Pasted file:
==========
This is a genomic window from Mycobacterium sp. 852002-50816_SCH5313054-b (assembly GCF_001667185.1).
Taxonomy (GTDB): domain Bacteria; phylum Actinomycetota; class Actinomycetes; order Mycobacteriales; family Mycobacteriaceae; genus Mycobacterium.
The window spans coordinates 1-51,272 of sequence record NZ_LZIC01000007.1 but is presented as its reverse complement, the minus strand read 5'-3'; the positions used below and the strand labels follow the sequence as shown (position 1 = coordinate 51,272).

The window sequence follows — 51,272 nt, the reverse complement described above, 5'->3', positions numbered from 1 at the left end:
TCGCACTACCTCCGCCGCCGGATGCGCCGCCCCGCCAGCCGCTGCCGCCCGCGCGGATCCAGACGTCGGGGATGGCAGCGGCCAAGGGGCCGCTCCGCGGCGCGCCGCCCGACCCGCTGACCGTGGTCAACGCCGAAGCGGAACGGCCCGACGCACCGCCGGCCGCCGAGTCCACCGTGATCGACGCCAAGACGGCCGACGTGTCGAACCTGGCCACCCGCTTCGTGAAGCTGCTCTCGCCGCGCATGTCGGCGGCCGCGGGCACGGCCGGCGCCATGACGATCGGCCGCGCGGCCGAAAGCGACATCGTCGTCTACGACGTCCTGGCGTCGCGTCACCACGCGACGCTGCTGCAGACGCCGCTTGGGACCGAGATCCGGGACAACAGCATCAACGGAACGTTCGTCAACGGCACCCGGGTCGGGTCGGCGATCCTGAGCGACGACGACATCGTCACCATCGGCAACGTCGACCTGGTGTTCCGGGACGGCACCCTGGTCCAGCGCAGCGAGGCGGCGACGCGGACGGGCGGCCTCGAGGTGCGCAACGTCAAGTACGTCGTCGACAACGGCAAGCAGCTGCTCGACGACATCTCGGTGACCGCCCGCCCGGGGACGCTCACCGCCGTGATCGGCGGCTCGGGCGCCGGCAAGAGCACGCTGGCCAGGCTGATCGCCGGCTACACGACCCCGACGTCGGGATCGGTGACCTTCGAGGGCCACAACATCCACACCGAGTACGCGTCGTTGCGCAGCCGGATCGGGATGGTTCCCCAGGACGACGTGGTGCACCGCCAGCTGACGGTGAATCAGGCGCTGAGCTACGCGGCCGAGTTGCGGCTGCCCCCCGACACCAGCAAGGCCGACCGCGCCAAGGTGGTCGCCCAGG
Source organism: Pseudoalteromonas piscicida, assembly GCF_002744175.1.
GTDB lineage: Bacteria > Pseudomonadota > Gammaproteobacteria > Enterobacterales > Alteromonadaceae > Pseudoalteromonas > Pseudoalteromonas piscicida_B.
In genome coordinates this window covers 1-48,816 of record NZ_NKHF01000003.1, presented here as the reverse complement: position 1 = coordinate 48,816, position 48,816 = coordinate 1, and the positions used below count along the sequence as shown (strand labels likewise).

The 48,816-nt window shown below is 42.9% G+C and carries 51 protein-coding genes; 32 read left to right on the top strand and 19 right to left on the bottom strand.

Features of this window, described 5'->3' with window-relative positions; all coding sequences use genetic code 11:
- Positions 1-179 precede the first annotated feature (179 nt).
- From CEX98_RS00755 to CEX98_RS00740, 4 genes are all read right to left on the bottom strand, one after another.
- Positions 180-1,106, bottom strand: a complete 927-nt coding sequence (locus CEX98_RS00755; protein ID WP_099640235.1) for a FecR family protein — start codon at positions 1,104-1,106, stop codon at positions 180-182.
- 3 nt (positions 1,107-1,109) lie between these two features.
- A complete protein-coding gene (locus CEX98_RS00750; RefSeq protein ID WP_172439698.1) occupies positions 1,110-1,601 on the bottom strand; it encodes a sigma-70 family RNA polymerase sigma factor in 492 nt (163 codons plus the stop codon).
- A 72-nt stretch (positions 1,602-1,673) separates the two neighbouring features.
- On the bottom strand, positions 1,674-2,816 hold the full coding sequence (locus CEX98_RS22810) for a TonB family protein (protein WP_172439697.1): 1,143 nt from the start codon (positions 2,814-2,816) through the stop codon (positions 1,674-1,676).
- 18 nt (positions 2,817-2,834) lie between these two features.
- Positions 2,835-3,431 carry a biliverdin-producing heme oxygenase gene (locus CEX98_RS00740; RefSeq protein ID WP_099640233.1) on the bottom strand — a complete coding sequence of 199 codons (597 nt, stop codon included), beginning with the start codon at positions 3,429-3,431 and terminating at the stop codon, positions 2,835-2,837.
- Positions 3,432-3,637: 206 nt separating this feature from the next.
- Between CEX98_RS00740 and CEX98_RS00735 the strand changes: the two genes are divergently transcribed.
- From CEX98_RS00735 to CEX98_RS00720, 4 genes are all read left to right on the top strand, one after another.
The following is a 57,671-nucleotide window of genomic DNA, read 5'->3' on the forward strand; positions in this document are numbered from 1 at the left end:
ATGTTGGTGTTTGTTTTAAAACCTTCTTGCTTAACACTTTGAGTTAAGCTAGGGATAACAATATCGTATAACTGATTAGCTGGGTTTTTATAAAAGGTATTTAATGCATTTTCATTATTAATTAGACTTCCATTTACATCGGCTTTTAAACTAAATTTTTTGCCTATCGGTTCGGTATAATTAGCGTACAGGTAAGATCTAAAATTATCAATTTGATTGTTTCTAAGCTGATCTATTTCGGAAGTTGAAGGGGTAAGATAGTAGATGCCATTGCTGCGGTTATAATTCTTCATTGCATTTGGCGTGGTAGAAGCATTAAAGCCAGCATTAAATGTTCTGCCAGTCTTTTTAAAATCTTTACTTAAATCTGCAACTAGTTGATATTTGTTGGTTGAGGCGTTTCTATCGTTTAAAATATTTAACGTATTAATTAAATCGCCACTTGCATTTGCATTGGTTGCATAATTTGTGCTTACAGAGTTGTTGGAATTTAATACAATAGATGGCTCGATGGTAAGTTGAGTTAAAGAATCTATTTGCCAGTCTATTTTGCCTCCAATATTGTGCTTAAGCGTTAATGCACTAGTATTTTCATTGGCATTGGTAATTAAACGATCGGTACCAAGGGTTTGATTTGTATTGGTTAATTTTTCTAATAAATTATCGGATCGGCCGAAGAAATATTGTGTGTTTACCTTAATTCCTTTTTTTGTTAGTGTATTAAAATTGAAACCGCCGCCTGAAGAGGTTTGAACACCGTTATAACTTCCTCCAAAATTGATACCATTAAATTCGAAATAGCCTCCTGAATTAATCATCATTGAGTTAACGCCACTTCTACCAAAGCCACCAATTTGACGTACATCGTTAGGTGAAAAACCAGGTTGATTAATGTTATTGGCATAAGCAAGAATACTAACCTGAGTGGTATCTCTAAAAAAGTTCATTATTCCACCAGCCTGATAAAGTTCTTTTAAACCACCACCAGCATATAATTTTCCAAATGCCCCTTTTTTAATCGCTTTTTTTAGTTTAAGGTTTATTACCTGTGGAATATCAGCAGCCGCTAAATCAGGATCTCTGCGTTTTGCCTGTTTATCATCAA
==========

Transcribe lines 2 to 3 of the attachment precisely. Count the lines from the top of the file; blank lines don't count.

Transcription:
Taxonomy (GTDB): domain Bacteria; phylum Actinomycetota; class Actinomycetes; order Mycobacteriales; family Mycobacteriaceae; genus Mycobacterium.
The window spans coordinates 1-51,272 of sequence record NZ_LZIC01000007.1 but is presented as its reverse complement, the minus strand read 5'-3'; the positions used below and the strand labels follow the sequence as shown (position 1 = coordinate 51,272).